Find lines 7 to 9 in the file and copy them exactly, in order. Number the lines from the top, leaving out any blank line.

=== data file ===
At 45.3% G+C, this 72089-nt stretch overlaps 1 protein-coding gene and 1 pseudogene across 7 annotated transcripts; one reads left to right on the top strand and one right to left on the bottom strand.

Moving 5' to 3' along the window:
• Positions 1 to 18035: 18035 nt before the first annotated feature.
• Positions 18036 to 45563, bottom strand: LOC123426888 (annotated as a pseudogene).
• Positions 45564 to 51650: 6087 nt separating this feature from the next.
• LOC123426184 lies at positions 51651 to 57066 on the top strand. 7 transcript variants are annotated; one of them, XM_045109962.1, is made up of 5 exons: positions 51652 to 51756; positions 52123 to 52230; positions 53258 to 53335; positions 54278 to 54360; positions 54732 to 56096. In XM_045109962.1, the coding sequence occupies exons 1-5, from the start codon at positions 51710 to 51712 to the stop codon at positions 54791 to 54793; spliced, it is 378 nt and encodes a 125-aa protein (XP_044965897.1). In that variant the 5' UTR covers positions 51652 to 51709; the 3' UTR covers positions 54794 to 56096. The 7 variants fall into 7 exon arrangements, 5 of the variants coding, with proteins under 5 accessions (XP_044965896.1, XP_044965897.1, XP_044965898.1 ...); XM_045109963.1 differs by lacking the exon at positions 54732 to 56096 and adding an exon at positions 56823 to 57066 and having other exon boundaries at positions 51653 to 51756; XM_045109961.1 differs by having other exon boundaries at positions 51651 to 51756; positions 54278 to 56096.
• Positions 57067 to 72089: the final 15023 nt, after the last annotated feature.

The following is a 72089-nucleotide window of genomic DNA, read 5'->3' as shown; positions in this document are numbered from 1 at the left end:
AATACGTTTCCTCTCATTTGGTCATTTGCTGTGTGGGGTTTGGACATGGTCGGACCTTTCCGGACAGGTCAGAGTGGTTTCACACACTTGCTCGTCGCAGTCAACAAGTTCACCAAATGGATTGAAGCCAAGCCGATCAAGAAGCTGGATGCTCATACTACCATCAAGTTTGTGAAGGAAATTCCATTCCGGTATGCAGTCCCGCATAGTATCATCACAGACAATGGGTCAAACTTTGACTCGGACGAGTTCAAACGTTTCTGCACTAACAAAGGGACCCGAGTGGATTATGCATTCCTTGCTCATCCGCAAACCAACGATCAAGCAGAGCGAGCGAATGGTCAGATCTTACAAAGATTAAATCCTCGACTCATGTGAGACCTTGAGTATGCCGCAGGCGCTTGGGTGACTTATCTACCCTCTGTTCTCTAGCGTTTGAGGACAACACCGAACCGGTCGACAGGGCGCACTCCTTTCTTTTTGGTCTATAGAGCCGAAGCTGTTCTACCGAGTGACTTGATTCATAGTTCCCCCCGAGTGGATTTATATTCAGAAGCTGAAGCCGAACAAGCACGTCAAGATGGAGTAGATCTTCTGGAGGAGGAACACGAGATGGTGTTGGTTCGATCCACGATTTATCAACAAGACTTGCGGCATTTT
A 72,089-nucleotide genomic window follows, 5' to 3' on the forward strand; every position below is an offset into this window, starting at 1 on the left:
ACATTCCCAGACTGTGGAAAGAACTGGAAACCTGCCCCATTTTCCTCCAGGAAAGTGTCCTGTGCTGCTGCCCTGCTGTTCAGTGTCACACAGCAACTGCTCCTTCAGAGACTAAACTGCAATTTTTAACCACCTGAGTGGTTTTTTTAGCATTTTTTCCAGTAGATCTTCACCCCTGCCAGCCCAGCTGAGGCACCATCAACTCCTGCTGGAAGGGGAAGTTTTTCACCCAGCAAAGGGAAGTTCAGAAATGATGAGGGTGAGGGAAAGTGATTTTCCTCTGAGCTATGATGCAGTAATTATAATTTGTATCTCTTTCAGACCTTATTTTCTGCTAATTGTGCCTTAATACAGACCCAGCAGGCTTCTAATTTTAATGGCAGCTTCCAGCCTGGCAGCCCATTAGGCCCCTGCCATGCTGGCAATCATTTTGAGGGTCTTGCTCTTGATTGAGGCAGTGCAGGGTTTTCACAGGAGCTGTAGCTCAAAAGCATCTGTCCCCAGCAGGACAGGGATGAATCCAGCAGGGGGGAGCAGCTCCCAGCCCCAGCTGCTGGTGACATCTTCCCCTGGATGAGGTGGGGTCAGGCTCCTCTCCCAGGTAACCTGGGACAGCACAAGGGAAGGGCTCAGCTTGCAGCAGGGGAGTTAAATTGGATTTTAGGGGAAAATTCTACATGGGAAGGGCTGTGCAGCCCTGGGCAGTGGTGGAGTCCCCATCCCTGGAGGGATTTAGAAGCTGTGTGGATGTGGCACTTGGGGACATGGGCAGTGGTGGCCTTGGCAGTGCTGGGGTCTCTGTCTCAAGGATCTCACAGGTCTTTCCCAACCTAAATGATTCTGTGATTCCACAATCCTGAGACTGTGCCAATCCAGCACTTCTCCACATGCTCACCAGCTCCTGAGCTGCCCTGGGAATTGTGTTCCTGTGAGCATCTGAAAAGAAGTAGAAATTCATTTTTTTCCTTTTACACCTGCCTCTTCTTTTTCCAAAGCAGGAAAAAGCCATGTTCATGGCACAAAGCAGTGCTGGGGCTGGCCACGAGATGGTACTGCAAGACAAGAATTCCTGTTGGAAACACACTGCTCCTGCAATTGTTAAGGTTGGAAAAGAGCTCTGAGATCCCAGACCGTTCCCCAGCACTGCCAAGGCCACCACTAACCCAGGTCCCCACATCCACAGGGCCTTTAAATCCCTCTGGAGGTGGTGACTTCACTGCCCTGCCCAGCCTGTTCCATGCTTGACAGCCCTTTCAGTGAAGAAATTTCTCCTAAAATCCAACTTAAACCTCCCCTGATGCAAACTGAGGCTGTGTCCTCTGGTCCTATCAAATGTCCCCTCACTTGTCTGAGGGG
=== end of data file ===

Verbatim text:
• Positions 57067 to 72089: the final 15023 nt, after the last annotated feature.

The following is a 72089-nucleotide window of genomic DNA, read 5'->3' as shown; positions in this document are numbered from 1 at the left end:
AATACGTTTCCTCTCATTTGGTCATTTGCTGTGTGGGGTTTGGACATGGTCGGACCTTTCCGGACAGGTCAGAGTGGTTTCACACACTTGCTCGTCGCAGTCAACAAGTTCACCAAATGGATTGAAGCCAAGCCGATCAAGAAGCTGGATGCTCATACTACCATCAAGTTTGTGAAGGAAATTCCATTCCGGTATGCAGTCCCGCATAGTATCATCACAGACAATGGGTCAAACTTTGACTCGGACGAGTTCAAACGTTTCTGCACTAACAAAGGGACCCGAGTGGATTATGCATTCCTTGCTCATCCGCAAACCAACGATCAAGCAGAGCGAGCGAATGGTCAGATCTTACAAAGATTAAATCCTCGACTCATGTGAGACCTTGAGTATGCCGCAGGCGCTTGGGTGACTTATCTACCCTCTGTTCTCTAGCGTTTGAGGACAACACCGAACCGGTCGACAGGGCGCACTCCTTTCTTTTTGGTCTATAGAGCCGAAGCTGTTCTACCGAGTGACTTGATTCATAGTTCCCCCCGAGTGGATTTATATTCAGAAGCTGAAGCCGAACAAGCACGTCAAGATGGAGTAGATCTTCTGGAGGAGGAACACGAGATGGTGTTGGTTCGATCCACGATTTATCAACAAGACTTGCGGCATTTT